Even worse, his grandmother, Hammy, is sick, and no one will talk to Peter or L.B. about it. Perhaps his days as a scientist aren’t quite behind him yet. Armed with notebooks and pens, Peter puts his observation and experimental skills to the test to see what he can do for Hammy. If only he can get his sister to be quiet for once — he needs time to sketch out a plan.
  

Bea and her mom have always been a two-person team. But now her mom is marrying Wendell, and their team is growing by three boys, two dogs, and a cat.

Finding her place in her new blended family may be tough, but when Bea finds out her school might not get the all-girls soccer team they’d been promised, she learns that the bigger the team, the stronger the fight—and that for the girls to get what they deserve, they’re going to need a squad behind them.

Molly Frost is FED UP…

Because Olivia was yelled at for wearing a tank top.

Because Liza got dress coded and Molly didn’t, even though they were wearing the exact same outfit.

Because when Jessica was pulled over by the principal and missed a math quiz, her teacher gave her an F.

Because it’s impossible to find shorts that are longer than her fingertips.

Because girls’ bodies are not a distraction.

Because middle school is hard enough.

And so Molly starts a podcast where girls can tell their stories, and before long, her small rebellion swells into a revolution. Because now the girls are standing up for what’s right, and they’re not backing down.

When twelve-year-old Waka’s parents suspect she can’t understand the basic Japanese they speak to her, they make a drastic decision to send her to Tokyo to live for several months with her strict grandmother. Forced to say goodbye to her friends and what would have been her summer vacation, Waka is plucked from her straight-A-student life in rural Kansas and flown across the globe, where she faces the culture shock of a lifetime.

In Japan, Waka struggles with reading and writing in kanji, doesn’t quite mesh with her complicated and distant Obaasama, and gets made fun of by the students in her Japanese public-school classes. Even though this is the country her parents came from, Waka has never felt more like an outsider.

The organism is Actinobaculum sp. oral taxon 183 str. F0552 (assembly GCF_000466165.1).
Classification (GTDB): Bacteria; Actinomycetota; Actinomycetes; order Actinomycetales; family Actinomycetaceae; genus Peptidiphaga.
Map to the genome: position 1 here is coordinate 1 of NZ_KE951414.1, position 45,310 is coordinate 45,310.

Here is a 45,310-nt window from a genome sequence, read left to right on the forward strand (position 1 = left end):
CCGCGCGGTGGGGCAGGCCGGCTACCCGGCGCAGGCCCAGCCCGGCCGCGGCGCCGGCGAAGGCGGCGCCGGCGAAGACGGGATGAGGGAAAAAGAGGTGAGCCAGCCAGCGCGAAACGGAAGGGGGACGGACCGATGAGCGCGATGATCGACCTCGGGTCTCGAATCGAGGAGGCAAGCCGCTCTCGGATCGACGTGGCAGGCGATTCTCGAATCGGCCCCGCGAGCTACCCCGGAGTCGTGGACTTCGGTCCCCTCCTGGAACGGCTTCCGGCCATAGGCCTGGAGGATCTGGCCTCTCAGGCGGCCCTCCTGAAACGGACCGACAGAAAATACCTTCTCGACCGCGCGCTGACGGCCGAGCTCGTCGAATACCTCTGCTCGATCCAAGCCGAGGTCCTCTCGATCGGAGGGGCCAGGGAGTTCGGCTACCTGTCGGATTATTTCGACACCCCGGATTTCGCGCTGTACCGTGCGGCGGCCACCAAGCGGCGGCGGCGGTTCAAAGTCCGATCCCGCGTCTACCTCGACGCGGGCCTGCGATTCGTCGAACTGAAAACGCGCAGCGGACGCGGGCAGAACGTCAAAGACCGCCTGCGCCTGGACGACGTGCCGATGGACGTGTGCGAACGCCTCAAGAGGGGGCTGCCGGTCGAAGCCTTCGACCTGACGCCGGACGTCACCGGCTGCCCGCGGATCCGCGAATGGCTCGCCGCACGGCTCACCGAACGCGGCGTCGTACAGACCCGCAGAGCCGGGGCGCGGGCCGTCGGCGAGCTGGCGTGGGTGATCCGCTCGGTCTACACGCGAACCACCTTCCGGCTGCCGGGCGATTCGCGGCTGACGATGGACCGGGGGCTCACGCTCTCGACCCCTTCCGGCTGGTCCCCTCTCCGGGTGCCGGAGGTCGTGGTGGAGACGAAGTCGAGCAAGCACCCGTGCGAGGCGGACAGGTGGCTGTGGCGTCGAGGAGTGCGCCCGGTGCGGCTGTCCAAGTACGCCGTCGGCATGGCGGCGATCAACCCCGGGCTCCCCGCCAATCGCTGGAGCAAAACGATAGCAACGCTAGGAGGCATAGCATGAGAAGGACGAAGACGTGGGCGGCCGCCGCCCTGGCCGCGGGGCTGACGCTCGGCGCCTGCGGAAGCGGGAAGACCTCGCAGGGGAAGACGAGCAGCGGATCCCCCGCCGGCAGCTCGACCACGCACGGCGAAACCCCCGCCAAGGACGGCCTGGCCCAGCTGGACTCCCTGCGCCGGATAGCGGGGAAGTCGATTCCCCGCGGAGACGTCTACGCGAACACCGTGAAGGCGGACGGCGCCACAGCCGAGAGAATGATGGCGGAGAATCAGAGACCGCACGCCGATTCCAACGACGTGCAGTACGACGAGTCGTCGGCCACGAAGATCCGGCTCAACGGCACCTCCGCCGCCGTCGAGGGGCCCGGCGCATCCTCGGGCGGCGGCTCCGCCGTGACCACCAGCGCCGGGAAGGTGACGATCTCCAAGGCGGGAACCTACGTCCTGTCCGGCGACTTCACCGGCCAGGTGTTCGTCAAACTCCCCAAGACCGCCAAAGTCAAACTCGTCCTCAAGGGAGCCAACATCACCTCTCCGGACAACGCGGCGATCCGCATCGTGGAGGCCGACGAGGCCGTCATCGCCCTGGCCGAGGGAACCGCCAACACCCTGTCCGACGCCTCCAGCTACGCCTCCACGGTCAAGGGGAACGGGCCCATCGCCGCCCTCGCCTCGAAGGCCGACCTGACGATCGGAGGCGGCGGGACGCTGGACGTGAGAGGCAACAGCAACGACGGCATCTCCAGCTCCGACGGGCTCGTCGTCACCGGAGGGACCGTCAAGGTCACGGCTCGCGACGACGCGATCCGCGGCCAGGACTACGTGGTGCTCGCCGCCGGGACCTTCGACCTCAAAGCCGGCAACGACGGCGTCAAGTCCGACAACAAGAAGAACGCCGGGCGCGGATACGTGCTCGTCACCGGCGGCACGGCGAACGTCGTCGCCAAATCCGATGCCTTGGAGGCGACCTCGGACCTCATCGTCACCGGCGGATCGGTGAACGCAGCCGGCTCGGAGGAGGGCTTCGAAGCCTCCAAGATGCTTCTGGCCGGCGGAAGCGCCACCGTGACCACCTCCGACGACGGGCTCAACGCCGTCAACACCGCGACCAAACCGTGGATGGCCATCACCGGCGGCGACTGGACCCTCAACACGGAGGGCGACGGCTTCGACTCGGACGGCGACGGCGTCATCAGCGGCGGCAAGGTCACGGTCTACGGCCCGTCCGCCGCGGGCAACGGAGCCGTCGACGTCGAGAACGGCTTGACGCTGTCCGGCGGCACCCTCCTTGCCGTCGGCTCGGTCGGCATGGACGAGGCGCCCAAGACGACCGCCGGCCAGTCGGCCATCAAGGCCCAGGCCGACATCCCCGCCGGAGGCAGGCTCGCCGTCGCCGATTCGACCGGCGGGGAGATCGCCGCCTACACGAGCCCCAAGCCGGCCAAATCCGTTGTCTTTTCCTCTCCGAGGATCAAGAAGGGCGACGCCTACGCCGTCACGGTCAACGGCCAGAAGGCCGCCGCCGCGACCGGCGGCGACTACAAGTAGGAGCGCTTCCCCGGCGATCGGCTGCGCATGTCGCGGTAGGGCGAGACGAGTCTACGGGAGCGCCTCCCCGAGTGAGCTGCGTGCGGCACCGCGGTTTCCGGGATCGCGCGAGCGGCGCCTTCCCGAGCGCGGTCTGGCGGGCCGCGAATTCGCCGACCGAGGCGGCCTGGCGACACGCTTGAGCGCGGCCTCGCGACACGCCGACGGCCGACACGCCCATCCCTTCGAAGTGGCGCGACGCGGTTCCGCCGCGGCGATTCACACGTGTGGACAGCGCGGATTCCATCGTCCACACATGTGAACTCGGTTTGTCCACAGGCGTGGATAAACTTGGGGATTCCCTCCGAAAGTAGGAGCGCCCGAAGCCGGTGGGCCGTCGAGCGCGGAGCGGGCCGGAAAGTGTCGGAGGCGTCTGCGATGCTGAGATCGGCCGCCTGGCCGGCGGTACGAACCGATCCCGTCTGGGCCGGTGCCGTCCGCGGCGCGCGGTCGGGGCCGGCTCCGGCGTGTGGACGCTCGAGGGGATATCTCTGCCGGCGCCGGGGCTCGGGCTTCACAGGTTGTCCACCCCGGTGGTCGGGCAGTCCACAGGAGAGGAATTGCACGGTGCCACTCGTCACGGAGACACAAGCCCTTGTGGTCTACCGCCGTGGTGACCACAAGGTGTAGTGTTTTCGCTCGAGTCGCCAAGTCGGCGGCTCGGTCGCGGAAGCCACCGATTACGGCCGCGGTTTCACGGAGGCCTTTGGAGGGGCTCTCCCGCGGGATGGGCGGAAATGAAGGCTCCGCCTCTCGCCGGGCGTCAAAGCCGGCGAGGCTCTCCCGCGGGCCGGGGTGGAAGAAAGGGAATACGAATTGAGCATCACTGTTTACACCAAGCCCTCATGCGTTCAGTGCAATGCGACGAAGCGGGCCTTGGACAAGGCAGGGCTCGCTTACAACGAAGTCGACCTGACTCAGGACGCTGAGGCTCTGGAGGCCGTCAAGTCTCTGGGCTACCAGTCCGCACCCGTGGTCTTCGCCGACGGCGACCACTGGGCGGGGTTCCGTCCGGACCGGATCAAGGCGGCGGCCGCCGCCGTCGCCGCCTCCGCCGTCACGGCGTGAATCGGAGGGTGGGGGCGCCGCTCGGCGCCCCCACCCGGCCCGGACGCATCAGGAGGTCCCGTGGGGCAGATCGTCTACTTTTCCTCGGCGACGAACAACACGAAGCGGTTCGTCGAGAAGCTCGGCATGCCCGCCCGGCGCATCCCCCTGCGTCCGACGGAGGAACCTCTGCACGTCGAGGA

If she’s always been the “smart Japanese girl” in America but is now the “dumb foreigner” in Japan, where is home…and who will Waka be when she finds it?

In this elegant dual narrative, Essie is a thirteen-year-old girl feeling glum about starting a new school after her professor dad takes a temporary teaching position in a different town. She has 110 days here and can’t wait for them to end. Then she meets Ollie, who is nonbinary. Ollie has beautiful blue eyes and a confident smile. Soon, Essie isn’t counting down the days until she can leave so much as she’s dreading when her time with Ollie will come to an end.

Meanwhile, Ollie is experiencing a crush of their own . . . on Essie. As Ollie struggles to balance their passion for queer advocacy with their other interests, they slowly find themselves falling for a girl whose stay is about to come to an end. Can the two unwind their merry-go-round of feelings before it’s too late?

Junie Kim just wants to fit in. So she keeps her head down and tries not to draw attention to herself. But when racist graffiti appears at her middle school, Junie must decide between staying silent or speaking out.